• History of chronic hepatic insufficiency or ALT or AST> twice the upper limit of normal. Because it is possible thast Duloxetine may aggravate pre exisitng liver disease, duloxetine should not be prescribed to patients with chronic liver disease.
  • Renal insufficiency (Creatinine Clearance , 30mL/minor serum creatinine > 1.9). Duloxetine is not recommended for patients with end stage renal disease (requiring dialysis) or severe renal impairment. Population PK analyses suggest that mild to moderate degrees of renal dysfunction (estimated CrCl 30-80ml/min)have no significant effect on Duloxetine clearance. We will calculate creatinine clearance using the Cockcroft-Gault calculation. This is the most common calculation used in FDA producy labeling: Males=(140-age)(wt in kg)(serum creatinine)(72). Females= malesx 0.85.
  • Uncontrolled hypertention (SBP>180, DBP>105)
  • Females who are breast feeding, pregnant, or have potential to become pregnant during the course of the study.(fertile and unwilling/unable to use effective contraceptive measures)
  • Any other serious and/or unstable medical condition.
  • Allergy to ibuprofen or any other non steroidal anti inflammatory drug (NSAID)
  • Any history of peptic ulcer disease within 2 years or lifetime history of NSAID-associated gastritis or other toxicity.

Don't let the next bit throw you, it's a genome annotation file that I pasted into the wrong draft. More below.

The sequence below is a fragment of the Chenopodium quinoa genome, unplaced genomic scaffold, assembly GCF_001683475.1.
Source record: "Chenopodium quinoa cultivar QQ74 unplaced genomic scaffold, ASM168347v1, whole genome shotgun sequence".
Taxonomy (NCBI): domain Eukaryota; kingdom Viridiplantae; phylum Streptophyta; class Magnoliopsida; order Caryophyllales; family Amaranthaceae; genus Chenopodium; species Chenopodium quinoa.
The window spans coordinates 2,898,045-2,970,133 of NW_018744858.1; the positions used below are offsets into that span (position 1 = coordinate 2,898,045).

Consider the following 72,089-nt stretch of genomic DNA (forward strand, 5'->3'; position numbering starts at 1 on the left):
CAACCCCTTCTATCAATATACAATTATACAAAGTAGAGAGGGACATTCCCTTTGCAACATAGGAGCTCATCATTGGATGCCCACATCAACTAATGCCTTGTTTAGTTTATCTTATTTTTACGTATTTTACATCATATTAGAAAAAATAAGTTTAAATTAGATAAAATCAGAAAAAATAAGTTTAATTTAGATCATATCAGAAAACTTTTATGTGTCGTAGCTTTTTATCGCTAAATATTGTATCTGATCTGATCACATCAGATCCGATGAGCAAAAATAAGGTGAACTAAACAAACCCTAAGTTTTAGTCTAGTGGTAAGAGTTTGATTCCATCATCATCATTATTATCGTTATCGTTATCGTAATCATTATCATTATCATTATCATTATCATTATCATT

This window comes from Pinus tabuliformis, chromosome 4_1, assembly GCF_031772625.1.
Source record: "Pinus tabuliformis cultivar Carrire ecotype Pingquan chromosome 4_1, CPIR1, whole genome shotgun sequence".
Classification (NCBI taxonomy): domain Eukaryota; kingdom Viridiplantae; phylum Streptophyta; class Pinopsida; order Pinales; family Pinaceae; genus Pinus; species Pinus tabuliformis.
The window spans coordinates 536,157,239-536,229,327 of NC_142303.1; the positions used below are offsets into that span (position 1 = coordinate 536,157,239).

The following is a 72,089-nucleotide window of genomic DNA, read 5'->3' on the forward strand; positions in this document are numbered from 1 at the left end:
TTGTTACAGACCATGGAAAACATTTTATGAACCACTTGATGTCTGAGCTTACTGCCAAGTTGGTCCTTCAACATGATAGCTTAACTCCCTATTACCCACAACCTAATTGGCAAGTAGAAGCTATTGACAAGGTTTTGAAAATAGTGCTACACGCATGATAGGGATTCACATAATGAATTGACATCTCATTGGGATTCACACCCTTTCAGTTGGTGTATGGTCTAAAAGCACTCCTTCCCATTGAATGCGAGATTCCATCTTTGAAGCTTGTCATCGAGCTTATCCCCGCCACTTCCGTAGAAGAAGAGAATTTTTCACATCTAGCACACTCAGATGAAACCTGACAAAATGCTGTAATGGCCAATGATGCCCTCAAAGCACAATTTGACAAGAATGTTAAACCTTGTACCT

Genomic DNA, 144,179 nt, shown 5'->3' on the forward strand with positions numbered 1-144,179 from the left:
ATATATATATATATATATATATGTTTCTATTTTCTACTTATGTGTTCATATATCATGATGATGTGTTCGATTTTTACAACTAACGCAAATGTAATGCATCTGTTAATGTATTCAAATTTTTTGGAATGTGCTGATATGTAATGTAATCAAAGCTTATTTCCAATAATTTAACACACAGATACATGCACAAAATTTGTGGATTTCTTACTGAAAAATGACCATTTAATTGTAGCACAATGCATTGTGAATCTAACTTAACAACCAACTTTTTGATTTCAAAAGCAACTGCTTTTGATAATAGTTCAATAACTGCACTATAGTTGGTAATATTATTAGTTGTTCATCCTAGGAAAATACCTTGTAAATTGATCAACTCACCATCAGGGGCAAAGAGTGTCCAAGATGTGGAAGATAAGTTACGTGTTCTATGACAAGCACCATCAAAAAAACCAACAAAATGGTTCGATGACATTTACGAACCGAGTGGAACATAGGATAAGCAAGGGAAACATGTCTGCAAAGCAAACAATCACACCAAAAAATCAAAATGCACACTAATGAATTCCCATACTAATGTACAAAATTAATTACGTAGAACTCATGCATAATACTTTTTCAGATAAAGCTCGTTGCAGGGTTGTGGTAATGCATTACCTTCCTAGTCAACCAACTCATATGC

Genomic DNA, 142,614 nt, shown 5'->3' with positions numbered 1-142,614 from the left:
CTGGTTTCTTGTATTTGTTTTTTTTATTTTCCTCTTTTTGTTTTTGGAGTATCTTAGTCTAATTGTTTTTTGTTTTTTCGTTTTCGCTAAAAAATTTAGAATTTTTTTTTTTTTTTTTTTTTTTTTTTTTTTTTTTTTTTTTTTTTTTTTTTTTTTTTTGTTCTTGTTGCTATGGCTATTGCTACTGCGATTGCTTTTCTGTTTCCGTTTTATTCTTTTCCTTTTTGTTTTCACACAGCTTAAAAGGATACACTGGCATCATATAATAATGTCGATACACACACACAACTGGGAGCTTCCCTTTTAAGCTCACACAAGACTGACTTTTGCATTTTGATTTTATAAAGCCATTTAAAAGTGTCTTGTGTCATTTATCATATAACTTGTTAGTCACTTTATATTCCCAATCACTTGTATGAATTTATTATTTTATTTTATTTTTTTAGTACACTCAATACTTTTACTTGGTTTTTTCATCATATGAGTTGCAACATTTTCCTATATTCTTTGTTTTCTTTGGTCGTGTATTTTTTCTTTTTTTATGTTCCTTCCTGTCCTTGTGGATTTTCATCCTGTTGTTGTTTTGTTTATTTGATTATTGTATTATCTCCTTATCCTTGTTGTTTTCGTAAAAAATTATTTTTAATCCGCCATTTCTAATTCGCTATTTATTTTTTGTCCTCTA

• Patients taking low dose aspirin will be instructed to contact their primary physicianto ask whether they may safely discontinue aspirin while participating in this study. If the recommendation is to continue aspirin or if use of aspirin is for secondary prevention of arteriosclerotic disease, then they will be excluded.
  Contacts and Locations
Choosing to participate in a study is an important personal decision. Talk with your doctor and family members or friends about deciding to join a study. To learn more about this study, you or your doctor may contact the study research staff using the Contacts provided below. For general information, see Learn About Clinical Studies.

Please refer to this study by its ClinicalTrials.gov identifier: NCT00457730

Locations
United States, Washington
Evergreen Healthcare
Kirkland, Washington, United States, 98034
Sponsors and Collaborators
Brown, Theodore R., M.D., MPH
Eli Lilly and Company
Investigators
Principal Investigator: Theodore R Brown, MD.MPH Evergreen Healthcare
  More Information

No publications provided

Responsible Party: Theodore R Brown, Principle Investigator, Brown, Theodore R., M.D., MPH
ClinicalTrials.gov Identifier: NCT00457730     History of Changes
Other Study ID Numbers: 1083575, WIRB Protocol Number: 20061712
Study First Received: April 4, 2007
Last Updated: February 6, 2013
Health Authority: United States: Institutional Review Board

Keywords provided by Brown, Theodore R., M.D., MPH:
Multiple Sclerosis
Duloxetine
Pain

Additional relevant MeSH terms:
Multiple Sclerosis
Sclerosis
Demyelinating Autoimmune Diseases, CNS
Autoimmune Diseases of the Nervous System
Nervous System Diseases
Demyelinating Diseases
Autoimmune Diseases
Immune System Diseases
Pathologic Processes
Duloxetine
Serotonin Uptake Inhibitors
Neurotransmitter Uptake Inhibitors
Neurotransmitter Agents
Molecular Mechanisms of Pharmacological Action
Pharmacologic Actions
Serotonin Agents
Physiological Effects of Drugs
Adrenergic Uptake Inhibitors
Adrenergic Agents
Dopamine Uptake Inhibitors
Dopamine Agents
Antidepressive Agents
Psychotropic Drugs
Central Nervous System Agents
Therapeutic Uses

ClinicalTrials.gov processed this record on July 23, 2014